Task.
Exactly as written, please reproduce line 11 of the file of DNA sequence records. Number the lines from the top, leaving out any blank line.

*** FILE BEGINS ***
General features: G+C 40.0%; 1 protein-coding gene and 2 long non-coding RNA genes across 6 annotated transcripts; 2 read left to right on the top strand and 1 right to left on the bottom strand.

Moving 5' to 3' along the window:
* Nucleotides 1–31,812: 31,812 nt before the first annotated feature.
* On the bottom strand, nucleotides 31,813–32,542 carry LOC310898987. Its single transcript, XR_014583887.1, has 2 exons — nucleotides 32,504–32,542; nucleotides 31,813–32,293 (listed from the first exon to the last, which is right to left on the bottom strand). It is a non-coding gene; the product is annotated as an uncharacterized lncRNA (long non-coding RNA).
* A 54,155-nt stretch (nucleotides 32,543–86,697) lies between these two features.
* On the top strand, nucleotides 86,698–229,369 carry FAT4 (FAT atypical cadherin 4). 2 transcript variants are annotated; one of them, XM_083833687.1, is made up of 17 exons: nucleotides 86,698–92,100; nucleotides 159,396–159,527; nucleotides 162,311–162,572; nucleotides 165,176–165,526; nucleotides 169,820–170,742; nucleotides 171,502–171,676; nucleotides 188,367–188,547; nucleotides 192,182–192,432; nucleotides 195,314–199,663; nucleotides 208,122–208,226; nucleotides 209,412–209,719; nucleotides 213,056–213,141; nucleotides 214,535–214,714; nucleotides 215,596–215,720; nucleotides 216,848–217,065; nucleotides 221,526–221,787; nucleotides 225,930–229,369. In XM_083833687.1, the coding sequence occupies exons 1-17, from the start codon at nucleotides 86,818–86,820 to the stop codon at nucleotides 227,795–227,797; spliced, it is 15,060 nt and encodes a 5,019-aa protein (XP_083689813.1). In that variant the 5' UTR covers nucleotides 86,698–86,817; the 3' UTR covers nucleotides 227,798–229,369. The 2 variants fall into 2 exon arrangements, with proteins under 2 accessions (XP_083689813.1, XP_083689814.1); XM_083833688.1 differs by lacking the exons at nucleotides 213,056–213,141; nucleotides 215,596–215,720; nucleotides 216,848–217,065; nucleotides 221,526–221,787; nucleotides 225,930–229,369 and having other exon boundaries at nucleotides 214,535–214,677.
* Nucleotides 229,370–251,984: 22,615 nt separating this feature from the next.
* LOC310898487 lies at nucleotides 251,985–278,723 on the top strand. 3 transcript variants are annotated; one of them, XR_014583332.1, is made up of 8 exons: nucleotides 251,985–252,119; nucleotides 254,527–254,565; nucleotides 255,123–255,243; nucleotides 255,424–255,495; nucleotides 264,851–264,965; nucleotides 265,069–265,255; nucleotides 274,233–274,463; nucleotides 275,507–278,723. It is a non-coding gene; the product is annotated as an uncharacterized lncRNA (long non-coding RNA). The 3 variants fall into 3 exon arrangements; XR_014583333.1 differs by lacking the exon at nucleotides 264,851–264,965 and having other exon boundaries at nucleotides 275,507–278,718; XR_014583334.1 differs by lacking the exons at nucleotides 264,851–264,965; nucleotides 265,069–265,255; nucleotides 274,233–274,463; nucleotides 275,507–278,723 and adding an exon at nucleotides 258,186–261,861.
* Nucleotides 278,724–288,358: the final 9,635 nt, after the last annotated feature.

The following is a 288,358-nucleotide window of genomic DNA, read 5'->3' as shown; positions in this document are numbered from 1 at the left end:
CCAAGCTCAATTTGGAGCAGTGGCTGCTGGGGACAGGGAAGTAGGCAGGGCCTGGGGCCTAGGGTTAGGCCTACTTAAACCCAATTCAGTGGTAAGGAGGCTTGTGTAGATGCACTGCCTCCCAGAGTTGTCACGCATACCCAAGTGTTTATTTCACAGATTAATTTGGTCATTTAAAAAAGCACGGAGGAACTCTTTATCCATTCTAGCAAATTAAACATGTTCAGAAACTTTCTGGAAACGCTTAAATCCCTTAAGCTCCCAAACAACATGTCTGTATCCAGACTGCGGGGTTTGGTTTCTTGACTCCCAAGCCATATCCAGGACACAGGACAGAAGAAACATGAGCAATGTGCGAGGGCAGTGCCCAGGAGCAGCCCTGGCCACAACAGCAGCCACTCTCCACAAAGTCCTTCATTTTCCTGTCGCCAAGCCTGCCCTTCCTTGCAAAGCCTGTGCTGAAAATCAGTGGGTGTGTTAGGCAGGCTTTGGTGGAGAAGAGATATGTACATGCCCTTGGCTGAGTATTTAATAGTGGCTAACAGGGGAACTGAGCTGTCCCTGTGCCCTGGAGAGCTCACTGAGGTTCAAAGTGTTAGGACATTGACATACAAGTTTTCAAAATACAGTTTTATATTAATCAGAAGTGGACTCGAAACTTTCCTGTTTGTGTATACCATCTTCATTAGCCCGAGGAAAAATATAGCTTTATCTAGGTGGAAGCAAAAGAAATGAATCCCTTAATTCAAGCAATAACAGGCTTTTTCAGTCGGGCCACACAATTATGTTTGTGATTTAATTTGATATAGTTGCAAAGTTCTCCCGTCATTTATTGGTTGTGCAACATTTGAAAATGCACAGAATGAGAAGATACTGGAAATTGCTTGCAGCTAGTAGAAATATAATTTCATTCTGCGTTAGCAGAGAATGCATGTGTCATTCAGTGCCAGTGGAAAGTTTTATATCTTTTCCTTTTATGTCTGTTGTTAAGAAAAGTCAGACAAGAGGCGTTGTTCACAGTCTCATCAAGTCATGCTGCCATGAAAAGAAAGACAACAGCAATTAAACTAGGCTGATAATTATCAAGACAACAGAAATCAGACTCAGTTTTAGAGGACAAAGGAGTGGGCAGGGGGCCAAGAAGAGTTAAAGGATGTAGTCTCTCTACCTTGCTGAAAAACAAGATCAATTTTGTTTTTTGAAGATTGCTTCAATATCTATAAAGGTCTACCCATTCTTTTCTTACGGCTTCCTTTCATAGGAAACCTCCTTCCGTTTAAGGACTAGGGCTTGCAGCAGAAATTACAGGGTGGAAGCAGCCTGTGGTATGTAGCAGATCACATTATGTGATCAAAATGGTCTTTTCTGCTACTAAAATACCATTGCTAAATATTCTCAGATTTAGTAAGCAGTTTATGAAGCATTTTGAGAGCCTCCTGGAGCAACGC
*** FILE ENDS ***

CCAAGCTCAATTTGGAGCAGTGGCTGCTGGGGACAGGGAAGTAGGCAGGGCCTGGGGCCTAGGGTTAGGCCTACTTAAACCCAATTCAGTGGTAAGGAGGCTTGTGTAGATGCACTGCCTCCCAGAGTTGTCACGCATACCCAAGTGTTTATTTCACAGATTAATTTGGTCATTTAAAAAAGCACGGAGGAACTCTTTATCCATTCTAGCAAATTAAACATGTTCAGAAACTTTCTGGAAACGCTTAAATCCCTTAAGCTCCCAAACAACATGTCTGTATCCAGACTGCGGGGTTTGGTTTCTTGACTCCCAAGCCATATCCAGGACACAGGACAGAAGAAACATGAGCAATGTGCGAGGGCAGTGCCCAGGAGCAGCCCTGGCCACAACAGCAGCCACTCTCCACAAAGTCCTTCATTTTCCTGTCGCCAAGCCTGCCCTTCCTTGCAAAGCCTGTGCTGAAAATCAGTGGGTGTGTTAGGCAGGCTTTGGTGGAGAAGAGATATGTACATGCCCTTGGCTGAGTATTTAATAGTGGCTAACAGGGGAACTGAGCTGTCCCTGTGCCCTGGAGAGCTCACTGAGGTTCAAAGTGTTAGGACATTGACATACAAGTTTTCAAAATACAGTTTTATATTAATCAGAAGTGGACTCGAAACTTTCCTGTTTGTGTATACCATCTTCATTAGCCCGAGGAAAAATATAGCTTTATCTAGGTGGAAGCAAAAGAAATGAATCCCTTAATTCAAGCAATAACAGGCTTTTTCAGTCGGGCCACACAATTATGTTTGTGATTTAATTTGATATAGTTGCAAAGTTCTCCCGTCATTTATTGGTTGTGCAACATTTGAAAATGCACAGAATGAGAAGATACTGGAAATTGCTTGCAGCTAGTAGAAATATAATTTCATTCTGCGTTAGCAGAGAATGCATGTGTCATTCAGTGCCAGTGGAAAGTTTTATATCTTTTCCTTTTATGTCTGTTGTTAAGAAAAGTCAGACAAGAGGCGTTGTTCACAGTCTCATCAAGTCATGCTGCCATGAAAAGAAAGACAACAGCAATTAAACTAGGCTGATAATTATCAAGACAACAGAAATCAGACTCAGTTTTAGAGGACAAAGGAGTGGGCAGGGGGCCAAGAAGAGTTAAAGGATGTAGTCTCTCTACCTTGCTGAAAAACAAGATCAATTTTGTTTTTTGAAGATTGCTTCAATATCTATAAAGGTCTACCCATTCTTTTCTTACGGCTTCCTTTCATAGGAAACCTCCTTCCGTTTAAGGACTAGGGCTTGCAGCAGAAATTACAGGGTGGAAGCAGCCTGTGGTATGTAGCAGATCACATTATGTGATCAAAATGGTCTTTTCTGCTACTAAAATACCATTGCTAAATATTCTCAGATTTAGTAAGCAGTTTATGAAGCATTTTGAGAGCCTCCTGGAGCAACGC